08A ATMO 435-500 Epifanio

08A ATMO 435-500 Epifanio - Atmospheric Sciences 435...

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Unformatted text preview: Atmospheric Sciences 435 Dynamic and Synoptic Meteorology Spring 2008 Time and Place: 9:10410z00 MWF, 203 0&M Instructor: Prof. Craig Epifanio, 1017B 085M Building, 845—9224, cepi@tamu.edu Oflice Hours: 1:004:00 MW, 3:0lk4z00 R Description: ATMO 435 is the second of a two-course sequence presenting an introduction to fluid motions in the atmosphere. The present course is divided roughly into three main parts. The first part explores wave motions in the atmosphere, with hydrostatic surface waves, internal gravity waves and barotropic Rossby waves used as examples. Part 2 is an introduction to atmospheric turbulence, with particular applicatiOn to the atmospheric boundary layer. The final part explores the large—scale baroclinic motions that modulate our day—to—day weather. Homework: Problem sets will be assigned roughly weekly. You are encouraged to work together in groups to solve the problems. HoWever, please make sure that your presentation of the problem reflects your understanding of the solution. Plagiarism—mindlessly adopting another’s words or ideas as if they were your owniw-ill be penalized. Grading: Roughly weekly problem assignments (20%), two iii-class exams (25% each), and a final exam (30%) Texts: The course loosely follows the required text: An Introduction to Dynamic Meteorology, by James R. Holton. Course Outline: Section numbers from Holton are given in brackets. I. Review and other preliminaries A. The equations of motion in local coordinates B. Scaling the continuity equation: the anelastic and incompressibility approximations C. The Boussinesq approximation [5.1.1] II. Waves in geophysical systems 'A. Review: waves and wave parameters B. Surface gravity waves 1. Shallow—water gravity waves with rotation [7.3.2 + rotation] Basic states and linearization 2. Fourier decomposition [7.2.1] 3. Dispersion and group velocity [7.2.2] B. Internal gravity waves [7.475] C. Barotropic Rossby waves [7.7] III. The atmospheric boundary layer A. Basic turbulence concepts 1. Reynolds averaging [5.1] 2. Energy conversions in turbulent flows [5.2] B. Models of turbulence in the atmospheric boundary layer [5.3] C Effects on the free atmosphere: Ekman pumping [5.4] IV. Quasi—geostrophic analysis for large-scale flows A. The observed structure of baroclinic waves [6.1] B. Equations of motion in isobaric coordinates [3.1] C. The quasi—geostrophic approximation 1. Approximate equations for large-scale flows [6.2.1] 2. Quasi—geostrophic vorticity and wave propagation [6.2.2] 3. Geopotential tendency and quasi—geostrophic potential vorticity [6.3] 4. Diagnosis of vertical motion: the omega equation and Q vectors [6.4] D. Conceptual model of a baroclinic wave [6.5] V. Further topics A. Frontogenesis and the semi—geostrophic approximation [9.2] B. Baroclinic instability: the two—layer model [8.2] 1. Linear instability theory and complex phase speeds ADA Policy Statement ‘ The Americans with Disabilities Act (ADA) is a federal antidiscrimination statute that provides comprehensive civil rights protection for persoris with disabilities. Among other things, this legislation requires that all students with disabilities be guaranteed a learning environment that provides for a reasonable accommodation of their disabilities. If you believe you have a disability requiring accommodation, please contact the Department of Student Life, ' Services for Students with Disabilities, in Room 126 of the Koldus Building, or call 845—1637. Copyright and Plagiarism Policy All materials used in this class are copyrighted. These materials include but are not limited to syllabi, quizzes, exams, lab problems, in—class materials, review sheets, and additional problem sets. Because these materials are copyrighted, you do not have the right to copy them unless permission is expressly granted. As commonly defined, plagiarism consists of passing off as one’s own the ideas, words, writings, etc., which belong to another. In accordance with this definition, you are committing plagiarism if you copy the work of another person and turn it in as your own, even if you should have the permission of that person. Plagiarism is one of the worst academic Sins, for the plagiarist destroys the trust among colleagues without which research cannot be safely communicated. If you have any questions regarding plagiarism, please consult the latest issue of the Texas A&M University Student Rules, http://student—rules.tamu.edu/, under the section titled ‘Scholastic Dishonesty’. ‘ Honor Code Statement Aggies do not lie, cheat, or steal, nor do they tolerate those who do. Instances of scholastic dishonesty will be treated in accordance with Section 20 of the TAMU Student Rules. Please inform yourself on the student rules regarding cheating, plagiarism, fabrication of information, and conspiracy at the website http://WWW.tammedu/aggiehonorfl ...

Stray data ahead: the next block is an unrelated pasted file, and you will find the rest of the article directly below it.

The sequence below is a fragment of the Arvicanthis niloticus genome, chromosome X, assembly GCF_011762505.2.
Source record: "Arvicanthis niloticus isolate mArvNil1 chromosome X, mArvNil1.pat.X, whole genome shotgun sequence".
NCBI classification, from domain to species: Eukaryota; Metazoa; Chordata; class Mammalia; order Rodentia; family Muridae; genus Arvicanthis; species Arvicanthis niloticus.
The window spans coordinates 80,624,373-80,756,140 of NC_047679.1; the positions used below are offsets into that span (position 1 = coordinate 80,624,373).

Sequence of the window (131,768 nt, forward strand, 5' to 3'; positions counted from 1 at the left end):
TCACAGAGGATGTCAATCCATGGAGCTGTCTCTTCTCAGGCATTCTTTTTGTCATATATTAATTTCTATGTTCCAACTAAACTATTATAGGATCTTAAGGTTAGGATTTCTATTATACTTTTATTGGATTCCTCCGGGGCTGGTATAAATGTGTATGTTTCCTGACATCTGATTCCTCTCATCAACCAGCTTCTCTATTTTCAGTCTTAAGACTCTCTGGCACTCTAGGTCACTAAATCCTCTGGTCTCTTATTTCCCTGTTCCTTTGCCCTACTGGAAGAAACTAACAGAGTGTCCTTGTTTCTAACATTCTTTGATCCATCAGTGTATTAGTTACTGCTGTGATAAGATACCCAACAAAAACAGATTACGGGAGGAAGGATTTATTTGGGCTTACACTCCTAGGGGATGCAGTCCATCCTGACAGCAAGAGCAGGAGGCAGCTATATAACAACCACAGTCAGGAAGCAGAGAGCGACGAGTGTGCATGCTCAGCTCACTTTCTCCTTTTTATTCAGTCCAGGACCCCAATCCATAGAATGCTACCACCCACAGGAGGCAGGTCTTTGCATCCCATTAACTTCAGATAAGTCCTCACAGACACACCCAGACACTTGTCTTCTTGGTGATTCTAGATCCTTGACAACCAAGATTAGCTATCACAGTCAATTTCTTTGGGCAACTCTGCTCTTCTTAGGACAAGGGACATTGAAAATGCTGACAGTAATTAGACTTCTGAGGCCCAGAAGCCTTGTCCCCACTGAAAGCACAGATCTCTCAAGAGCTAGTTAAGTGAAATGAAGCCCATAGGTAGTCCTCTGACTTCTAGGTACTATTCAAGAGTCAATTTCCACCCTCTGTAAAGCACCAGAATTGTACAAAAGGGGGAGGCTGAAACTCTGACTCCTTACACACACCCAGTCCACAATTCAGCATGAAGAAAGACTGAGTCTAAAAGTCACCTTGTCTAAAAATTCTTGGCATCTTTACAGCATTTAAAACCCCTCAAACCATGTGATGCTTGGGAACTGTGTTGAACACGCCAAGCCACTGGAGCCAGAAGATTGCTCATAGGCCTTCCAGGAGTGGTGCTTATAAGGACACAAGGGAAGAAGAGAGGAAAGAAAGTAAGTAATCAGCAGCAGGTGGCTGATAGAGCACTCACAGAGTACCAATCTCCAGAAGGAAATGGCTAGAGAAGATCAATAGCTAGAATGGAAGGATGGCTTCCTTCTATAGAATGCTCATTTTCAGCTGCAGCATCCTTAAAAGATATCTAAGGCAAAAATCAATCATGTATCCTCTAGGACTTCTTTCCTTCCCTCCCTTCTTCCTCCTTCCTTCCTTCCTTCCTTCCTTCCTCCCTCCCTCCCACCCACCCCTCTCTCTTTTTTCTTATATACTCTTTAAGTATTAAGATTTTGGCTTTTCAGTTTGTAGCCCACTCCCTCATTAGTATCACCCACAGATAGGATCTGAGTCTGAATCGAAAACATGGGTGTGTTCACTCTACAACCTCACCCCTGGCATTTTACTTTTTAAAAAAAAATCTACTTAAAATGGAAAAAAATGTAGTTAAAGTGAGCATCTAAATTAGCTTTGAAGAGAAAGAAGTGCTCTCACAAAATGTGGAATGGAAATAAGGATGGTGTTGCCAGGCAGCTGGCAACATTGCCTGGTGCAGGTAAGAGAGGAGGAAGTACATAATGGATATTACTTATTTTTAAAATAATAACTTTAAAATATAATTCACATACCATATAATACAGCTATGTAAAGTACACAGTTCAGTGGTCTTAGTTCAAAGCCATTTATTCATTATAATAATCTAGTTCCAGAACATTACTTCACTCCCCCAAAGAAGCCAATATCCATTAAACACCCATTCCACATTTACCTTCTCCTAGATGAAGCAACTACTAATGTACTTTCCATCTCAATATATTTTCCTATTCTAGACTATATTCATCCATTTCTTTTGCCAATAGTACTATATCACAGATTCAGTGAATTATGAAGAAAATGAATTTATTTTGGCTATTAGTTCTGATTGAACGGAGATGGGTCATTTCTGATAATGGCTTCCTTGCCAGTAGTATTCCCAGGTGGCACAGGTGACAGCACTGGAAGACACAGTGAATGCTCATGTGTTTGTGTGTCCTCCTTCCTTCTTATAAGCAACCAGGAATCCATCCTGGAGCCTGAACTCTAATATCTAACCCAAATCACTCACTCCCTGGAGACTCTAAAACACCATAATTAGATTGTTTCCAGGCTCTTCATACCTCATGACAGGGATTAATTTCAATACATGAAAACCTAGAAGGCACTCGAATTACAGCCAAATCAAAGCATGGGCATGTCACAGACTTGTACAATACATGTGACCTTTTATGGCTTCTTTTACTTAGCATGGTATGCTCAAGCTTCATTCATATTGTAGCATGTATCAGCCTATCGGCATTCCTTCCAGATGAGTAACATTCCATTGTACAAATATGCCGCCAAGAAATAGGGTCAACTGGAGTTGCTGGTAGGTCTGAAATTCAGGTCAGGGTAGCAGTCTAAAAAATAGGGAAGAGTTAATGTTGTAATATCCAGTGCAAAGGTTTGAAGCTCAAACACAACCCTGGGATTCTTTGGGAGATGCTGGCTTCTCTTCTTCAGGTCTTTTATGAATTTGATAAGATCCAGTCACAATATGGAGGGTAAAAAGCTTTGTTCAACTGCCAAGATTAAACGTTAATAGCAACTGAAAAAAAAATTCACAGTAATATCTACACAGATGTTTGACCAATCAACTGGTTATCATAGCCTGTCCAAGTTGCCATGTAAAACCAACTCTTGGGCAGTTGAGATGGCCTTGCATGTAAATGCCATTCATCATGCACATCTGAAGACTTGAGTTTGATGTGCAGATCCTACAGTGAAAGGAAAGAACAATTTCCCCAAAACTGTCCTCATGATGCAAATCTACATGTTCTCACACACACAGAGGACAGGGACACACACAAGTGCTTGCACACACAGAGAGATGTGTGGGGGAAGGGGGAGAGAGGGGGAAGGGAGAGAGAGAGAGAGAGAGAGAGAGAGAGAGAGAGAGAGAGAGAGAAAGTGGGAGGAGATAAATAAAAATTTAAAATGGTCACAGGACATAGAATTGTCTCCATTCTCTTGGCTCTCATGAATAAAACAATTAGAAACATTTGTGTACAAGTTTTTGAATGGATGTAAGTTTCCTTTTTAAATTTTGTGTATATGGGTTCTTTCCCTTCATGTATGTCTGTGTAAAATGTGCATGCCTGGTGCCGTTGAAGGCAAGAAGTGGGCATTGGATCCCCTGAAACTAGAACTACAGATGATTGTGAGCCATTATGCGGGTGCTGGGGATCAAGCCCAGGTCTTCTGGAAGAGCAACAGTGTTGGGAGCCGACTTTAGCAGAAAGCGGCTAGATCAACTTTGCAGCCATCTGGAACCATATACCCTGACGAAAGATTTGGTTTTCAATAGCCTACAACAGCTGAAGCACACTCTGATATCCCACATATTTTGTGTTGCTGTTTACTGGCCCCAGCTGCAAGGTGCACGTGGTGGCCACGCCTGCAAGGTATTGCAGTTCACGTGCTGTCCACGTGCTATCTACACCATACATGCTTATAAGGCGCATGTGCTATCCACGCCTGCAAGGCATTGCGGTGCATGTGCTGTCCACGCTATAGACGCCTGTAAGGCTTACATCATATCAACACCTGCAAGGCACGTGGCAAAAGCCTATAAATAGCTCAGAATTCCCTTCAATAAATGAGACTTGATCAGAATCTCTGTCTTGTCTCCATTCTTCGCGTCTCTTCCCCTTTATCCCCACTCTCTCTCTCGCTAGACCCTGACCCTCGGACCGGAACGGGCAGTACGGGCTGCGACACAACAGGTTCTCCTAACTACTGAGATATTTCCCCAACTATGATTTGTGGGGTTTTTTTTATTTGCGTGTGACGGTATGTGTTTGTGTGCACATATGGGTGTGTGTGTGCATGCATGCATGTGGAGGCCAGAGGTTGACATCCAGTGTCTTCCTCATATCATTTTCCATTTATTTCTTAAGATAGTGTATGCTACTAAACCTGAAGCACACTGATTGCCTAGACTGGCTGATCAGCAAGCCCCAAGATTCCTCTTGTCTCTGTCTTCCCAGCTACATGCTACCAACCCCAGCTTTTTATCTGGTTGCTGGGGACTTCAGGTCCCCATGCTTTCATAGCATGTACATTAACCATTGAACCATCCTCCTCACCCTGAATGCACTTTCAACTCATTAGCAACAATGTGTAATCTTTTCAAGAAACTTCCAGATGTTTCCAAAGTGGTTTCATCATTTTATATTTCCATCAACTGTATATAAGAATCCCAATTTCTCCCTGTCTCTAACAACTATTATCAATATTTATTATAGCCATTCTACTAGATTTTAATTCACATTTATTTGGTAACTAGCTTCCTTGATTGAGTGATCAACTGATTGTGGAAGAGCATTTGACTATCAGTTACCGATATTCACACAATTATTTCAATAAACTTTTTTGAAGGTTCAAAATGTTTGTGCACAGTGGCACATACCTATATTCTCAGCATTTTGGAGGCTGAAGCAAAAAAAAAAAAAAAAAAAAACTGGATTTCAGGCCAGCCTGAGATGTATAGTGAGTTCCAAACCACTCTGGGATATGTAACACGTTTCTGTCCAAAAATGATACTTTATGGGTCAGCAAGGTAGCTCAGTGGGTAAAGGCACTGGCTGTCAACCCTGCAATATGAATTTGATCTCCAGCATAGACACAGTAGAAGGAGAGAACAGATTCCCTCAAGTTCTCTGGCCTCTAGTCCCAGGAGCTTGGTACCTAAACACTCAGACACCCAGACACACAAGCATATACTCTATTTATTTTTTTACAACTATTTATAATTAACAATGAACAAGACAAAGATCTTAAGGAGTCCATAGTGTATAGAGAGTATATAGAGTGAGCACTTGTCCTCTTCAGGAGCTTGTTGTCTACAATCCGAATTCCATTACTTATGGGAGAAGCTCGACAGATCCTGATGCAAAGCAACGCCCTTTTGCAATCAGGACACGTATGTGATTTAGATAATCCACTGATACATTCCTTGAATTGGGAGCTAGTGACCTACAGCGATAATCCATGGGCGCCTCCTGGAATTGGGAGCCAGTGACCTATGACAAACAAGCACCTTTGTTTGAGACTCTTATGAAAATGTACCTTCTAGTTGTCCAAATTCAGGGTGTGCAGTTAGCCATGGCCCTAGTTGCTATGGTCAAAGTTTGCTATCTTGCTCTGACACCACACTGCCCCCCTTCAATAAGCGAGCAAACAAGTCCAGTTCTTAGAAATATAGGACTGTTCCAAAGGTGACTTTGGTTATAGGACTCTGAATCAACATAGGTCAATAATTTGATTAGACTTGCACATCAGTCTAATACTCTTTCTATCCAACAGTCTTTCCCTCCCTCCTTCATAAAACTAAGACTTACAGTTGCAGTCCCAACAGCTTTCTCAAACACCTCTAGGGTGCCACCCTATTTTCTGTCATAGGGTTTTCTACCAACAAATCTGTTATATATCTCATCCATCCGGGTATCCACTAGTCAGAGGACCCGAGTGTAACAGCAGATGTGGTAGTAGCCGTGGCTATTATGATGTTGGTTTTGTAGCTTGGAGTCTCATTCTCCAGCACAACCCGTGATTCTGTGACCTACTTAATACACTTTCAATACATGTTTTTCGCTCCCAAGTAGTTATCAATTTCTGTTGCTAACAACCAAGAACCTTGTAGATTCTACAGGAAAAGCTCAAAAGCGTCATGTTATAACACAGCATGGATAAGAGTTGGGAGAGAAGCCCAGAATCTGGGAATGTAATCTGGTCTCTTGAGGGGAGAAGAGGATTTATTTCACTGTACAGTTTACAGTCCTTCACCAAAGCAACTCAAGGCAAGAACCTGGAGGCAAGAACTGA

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This note was uploaded on 04/02/2008 for the course ATMO 435-500 taught by Professor Epifanio during the Spring '08 term at Texas A&M.

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08A ATMO 435-500 Epifanio - Atmospheric Sciences 435...

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